Why We Don't Do Daily Stand-Ups at Supercede
The engineers at Supercede don’t do daily stand-ups, and we have no intention to start. There are a few reasons for this, some practical and some philosophical, but in the latter case by no means divorced from the reality of how it feels to work effectively with smart people every day.
Supercede has been a distributed team from day zero. We’ve had people working not only from all across the European continent, but also from Canada, the Caribbean, Vietnam, China, Thailand, and Siberia. It has been of tremendous business value for us to not limit our talent pool to people local to our registered office address in the UK. Not only do we get access to an infinitely wider array of brilliant people, but also it makes Supercede a more attractive place to work for those people.
Our engineers don’t have to displace their lives to go and live in London or Silicon Valley. They don’t need to face those soul-crushing daily commutes. They can sit at home, or in the garden, or wherever makes them happiest, and get the uninterrupted focus time they need to do the real work that underpins our business.
This is critical.
We are a technology company after all, and it would be utterly moronic for a business leader to not prioritise the productivity and workplace satisfaction of exactly the people who do all the real work.
Given that our team are distributed across several time zones, it is logistically infeasible to hold a daily synchronous meeting. Which timezone should it occur in? Which employees deserve to sacrifice the regularity of their Circadian rhythm to appease the whim of a manager who can’t be bothered to read the status of work-in-progress on the team’s Kanban board?
If you run a software startup, you probably like to think you hire the best people. The smartest people. The rock stars. The A-players. Effective software engineers are in high market demand, and it’s rather paradoxical to view a software engineer as both smart enough to solve the hard problems in your business domain and make you rich, and simultaneously stupid enough to settle for a toxic work environment when greener pastures are aplenty.
Proponents of daily stand-ups — at least those that are real engineers — argue that these synchronous meetings can indeed be a valuable ceremony for the sake of alignment. The engineers need to be co-located and ours aren’t, but we can set that fact aside to entertain this argument. If you read the literature, it is argued that for this to work it is absolutely forbidden for project managers to join these meetings. This is, however, a utopian view. The status of in-progress work is the remit of project/product managers. Why else would those people exist?
It is the managers who insist on holding this ceremony, and so it naturally follows that the managers will expect to be able to attend these status meetings. Inevitably (and in my experience rather quickly), the ceremony becomes a monotony of disengaged developers who trot out the same canned lines.
Yesterday I worked on the widget.
Today I will work on the widget.
I have no blockers.
Are you asleep yet? The developers are. You promise them an intellectually stimulating work environment and what they end up with is drudgery.
What value can be had from these meetings anyway? Using “alignment” for justification is so nebulous that it is essentially meaningless. Engineers align themselves. They talk. Especially if you hire good ones (which, you know, you’ll struggle to if you have a culture of coercing them into this kind of busywork). Where does the real discussion happen? It’s written down. Go and read the discussion in the pull requests. Read the commit messages. Read the email threads. Read the chat. If your engineers are working on anything non-trivial (which they would be if your business is worth anything), then the technical discussion needs to be written down so that it can be cross-referenced and reassessed, now and in the future, by both current and future colleagues.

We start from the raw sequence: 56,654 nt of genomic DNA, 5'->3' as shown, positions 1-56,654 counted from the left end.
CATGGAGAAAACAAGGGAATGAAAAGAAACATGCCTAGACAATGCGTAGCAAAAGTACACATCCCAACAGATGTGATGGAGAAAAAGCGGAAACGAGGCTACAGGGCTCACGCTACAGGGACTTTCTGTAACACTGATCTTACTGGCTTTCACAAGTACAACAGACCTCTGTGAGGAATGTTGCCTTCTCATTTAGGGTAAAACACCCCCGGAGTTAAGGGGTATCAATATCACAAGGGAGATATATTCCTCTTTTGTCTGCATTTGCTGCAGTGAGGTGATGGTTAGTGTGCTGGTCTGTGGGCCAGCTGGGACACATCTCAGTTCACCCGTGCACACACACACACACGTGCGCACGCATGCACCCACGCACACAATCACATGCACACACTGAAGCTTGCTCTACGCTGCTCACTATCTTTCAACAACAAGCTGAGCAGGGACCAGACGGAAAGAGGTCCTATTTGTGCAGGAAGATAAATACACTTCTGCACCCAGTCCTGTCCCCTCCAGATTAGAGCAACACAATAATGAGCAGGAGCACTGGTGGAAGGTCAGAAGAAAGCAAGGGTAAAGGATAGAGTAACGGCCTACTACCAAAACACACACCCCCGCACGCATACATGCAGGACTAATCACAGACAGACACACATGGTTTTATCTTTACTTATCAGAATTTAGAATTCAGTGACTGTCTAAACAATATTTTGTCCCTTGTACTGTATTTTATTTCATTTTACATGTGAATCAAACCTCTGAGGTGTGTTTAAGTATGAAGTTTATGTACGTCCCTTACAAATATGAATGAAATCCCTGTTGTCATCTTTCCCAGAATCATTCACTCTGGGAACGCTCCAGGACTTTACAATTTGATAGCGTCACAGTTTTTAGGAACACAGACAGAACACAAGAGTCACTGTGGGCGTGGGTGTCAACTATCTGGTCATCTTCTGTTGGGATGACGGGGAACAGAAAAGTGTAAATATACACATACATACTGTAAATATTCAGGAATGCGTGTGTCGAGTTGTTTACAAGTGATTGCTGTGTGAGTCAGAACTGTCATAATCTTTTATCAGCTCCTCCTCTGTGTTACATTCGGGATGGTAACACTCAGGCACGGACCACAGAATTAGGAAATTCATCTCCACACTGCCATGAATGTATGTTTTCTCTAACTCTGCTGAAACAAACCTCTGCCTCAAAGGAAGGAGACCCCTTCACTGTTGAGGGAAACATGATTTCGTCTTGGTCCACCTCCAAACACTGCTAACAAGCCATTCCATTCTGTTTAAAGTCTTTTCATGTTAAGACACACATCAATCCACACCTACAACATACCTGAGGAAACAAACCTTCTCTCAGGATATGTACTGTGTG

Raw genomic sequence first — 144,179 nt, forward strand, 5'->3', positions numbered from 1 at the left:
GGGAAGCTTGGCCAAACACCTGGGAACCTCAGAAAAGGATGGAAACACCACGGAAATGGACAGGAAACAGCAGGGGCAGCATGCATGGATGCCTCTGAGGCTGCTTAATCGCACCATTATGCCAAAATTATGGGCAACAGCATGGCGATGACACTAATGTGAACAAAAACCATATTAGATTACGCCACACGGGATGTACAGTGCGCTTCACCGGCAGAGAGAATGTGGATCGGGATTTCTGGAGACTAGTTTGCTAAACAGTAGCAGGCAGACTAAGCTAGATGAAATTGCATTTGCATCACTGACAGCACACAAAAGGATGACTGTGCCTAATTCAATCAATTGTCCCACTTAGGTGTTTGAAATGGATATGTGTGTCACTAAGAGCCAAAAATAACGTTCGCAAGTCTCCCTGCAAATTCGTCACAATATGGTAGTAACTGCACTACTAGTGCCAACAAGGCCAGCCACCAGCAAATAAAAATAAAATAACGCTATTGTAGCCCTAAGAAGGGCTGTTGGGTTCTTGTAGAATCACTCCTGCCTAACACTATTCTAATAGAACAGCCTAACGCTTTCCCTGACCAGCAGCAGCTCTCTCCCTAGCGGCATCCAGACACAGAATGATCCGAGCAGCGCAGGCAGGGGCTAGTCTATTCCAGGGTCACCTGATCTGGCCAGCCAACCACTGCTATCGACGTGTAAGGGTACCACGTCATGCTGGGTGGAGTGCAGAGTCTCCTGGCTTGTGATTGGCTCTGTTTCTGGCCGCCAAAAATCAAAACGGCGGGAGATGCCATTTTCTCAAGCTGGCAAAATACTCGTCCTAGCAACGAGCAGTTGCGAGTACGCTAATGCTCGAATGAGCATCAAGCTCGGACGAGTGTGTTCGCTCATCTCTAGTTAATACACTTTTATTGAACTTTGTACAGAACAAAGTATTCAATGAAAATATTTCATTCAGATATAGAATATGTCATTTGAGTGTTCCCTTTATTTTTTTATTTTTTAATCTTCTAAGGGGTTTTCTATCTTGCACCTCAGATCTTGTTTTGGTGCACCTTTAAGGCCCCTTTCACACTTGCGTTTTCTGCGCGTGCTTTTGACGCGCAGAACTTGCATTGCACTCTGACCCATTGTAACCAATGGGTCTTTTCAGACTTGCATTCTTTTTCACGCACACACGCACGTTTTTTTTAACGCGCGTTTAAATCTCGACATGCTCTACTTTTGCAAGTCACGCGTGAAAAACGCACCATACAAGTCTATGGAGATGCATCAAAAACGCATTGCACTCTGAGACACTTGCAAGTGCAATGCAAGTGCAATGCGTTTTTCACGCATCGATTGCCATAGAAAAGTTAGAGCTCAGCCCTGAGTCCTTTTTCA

The other nebulous buzzword typically wielded by people pushing this on an engineering team is “scale”.
We’ll need to have a real process like this as we scale the team!
There are countless large software projects all throughout the past several decades involving hundreds or even thousands of collaborators who not only have no shared trust or cultural background, but are from opposite ends of the planet and have never met.
Any guesses as to how they continue to be effective in such a chaotic organisational structure? Ding ding ding! They write everything down!
The final line of our traditional wonky Haiku deserves special attention.
I have no blockers.
Really? There needs to be time set aside in the day for an engineer to announce that something is blocking their work? What were they doing for the rest of the day prior to the status meeting? Twiddling their thumbs? Office chair jousting tournament? When effective engineers get stuck, they ask for assistance immediately. Not tomorrow because PHB solicited that feedback. Immediately. Now.
And somehow daily stand-ups are meant to make a software development team more “agile”?!
If daily stand-ups really are so awful, why do some managers insist on them? Hard truth: it’s because they’re lazy, incompetent managers. It might be the way it’s done at several companies, but that certainly doesn’t make it a good thing. It’s an opportunity for managers to micromanage. We all know that micromanagement is bad, and yet we all know that bad managers continue to do it.
Daily stand-ups are not only a waste of time and make software development more expensive, but they demoralise developers and make them want to change jobs. And you know what? They will. Ask any tech company founder what their biggest challenges are. I guarantee that “hiring” is going to appear at or near the top of that list. You know why it’s hard? It’s because of bad culture like this.
Thanks, but no.